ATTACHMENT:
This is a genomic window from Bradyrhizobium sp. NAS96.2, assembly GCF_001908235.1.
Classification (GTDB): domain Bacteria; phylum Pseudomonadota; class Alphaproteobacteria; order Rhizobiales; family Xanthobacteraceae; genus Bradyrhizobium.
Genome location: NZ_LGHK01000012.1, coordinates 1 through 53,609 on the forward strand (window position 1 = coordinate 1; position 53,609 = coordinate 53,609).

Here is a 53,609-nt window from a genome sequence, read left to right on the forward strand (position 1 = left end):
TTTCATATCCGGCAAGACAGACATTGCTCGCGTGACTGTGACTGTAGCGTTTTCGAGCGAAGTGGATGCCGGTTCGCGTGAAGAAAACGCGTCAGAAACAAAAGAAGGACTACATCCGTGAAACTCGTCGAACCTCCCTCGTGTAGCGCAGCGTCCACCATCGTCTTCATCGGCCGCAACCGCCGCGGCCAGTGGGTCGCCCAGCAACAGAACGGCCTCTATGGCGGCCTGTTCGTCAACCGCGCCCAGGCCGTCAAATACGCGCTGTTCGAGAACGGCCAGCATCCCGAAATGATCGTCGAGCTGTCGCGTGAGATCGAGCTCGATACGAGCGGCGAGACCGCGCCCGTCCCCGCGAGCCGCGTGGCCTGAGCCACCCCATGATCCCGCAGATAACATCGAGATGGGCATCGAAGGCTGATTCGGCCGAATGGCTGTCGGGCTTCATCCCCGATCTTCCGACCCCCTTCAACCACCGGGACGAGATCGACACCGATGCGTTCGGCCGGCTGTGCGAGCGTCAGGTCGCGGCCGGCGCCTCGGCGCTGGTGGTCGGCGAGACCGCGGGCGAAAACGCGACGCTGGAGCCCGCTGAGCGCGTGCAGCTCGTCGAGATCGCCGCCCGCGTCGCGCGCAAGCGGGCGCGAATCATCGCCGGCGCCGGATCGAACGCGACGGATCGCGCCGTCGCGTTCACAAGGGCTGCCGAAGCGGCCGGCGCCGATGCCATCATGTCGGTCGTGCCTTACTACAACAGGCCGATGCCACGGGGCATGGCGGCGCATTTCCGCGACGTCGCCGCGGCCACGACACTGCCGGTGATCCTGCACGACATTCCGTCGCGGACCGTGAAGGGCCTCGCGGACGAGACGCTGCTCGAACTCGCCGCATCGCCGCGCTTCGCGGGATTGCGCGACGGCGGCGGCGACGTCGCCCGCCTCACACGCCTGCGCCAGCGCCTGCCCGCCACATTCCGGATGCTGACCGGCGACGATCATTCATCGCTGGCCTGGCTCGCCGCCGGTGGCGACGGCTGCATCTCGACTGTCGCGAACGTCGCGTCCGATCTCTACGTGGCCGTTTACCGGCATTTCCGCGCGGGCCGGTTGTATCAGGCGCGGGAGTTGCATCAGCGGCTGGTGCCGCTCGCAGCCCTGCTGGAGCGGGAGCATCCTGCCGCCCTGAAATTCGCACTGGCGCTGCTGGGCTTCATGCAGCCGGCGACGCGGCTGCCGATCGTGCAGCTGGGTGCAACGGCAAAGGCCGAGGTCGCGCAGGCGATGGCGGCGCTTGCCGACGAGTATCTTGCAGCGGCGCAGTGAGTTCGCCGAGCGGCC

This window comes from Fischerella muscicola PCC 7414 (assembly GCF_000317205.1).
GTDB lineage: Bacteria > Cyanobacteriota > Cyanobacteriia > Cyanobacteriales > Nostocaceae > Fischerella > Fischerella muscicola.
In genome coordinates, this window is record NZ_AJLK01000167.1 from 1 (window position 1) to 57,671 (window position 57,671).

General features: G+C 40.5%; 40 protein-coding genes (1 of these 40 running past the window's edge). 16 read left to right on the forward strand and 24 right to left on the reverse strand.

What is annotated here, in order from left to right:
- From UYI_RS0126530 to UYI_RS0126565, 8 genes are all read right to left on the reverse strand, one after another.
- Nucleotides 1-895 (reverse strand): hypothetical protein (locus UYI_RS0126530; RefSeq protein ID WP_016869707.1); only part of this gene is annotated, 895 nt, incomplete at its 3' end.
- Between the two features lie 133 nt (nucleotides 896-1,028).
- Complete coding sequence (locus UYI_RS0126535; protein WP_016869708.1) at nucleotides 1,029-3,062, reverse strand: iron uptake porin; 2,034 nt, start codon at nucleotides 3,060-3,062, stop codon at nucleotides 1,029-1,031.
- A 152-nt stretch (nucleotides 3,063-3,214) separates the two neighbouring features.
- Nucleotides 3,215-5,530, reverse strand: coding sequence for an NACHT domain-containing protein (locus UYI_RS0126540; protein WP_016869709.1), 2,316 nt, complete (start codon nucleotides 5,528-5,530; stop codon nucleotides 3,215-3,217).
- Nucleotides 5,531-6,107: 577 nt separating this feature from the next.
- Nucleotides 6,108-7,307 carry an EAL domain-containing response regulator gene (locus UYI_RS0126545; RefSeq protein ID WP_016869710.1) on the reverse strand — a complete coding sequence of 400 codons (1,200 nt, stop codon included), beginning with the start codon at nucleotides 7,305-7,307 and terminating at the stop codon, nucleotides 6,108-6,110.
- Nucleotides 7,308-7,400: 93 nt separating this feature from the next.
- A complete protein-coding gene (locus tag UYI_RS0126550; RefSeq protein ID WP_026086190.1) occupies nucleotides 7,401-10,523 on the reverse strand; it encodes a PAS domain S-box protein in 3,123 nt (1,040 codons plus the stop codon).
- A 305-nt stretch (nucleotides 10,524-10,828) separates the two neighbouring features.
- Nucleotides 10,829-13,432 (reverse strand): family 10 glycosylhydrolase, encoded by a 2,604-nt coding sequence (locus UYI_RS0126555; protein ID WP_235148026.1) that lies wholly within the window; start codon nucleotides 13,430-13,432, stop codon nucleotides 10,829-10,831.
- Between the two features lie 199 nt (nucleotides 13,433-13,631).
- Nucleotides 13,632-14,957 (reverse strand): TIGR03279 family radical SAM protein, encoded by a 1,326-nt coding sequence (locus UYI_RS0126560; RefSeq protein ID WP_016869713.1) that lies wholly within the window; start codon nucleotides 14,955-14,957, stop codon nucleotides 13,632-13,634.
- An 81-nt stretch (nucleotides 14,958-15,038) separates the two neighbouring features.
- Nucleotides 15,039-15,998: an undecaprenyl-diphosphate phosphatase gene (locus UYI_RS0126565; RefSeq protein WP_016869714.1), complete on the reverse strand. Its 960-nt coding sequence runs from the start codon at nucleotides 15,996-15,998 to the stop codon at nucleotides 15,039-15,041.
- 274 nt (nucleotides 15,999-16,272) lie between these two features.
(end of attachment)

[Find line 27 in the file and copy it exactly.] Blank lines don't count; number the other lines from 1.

- 274 nt (nucleotides 15,999-16,272) lie between these two features.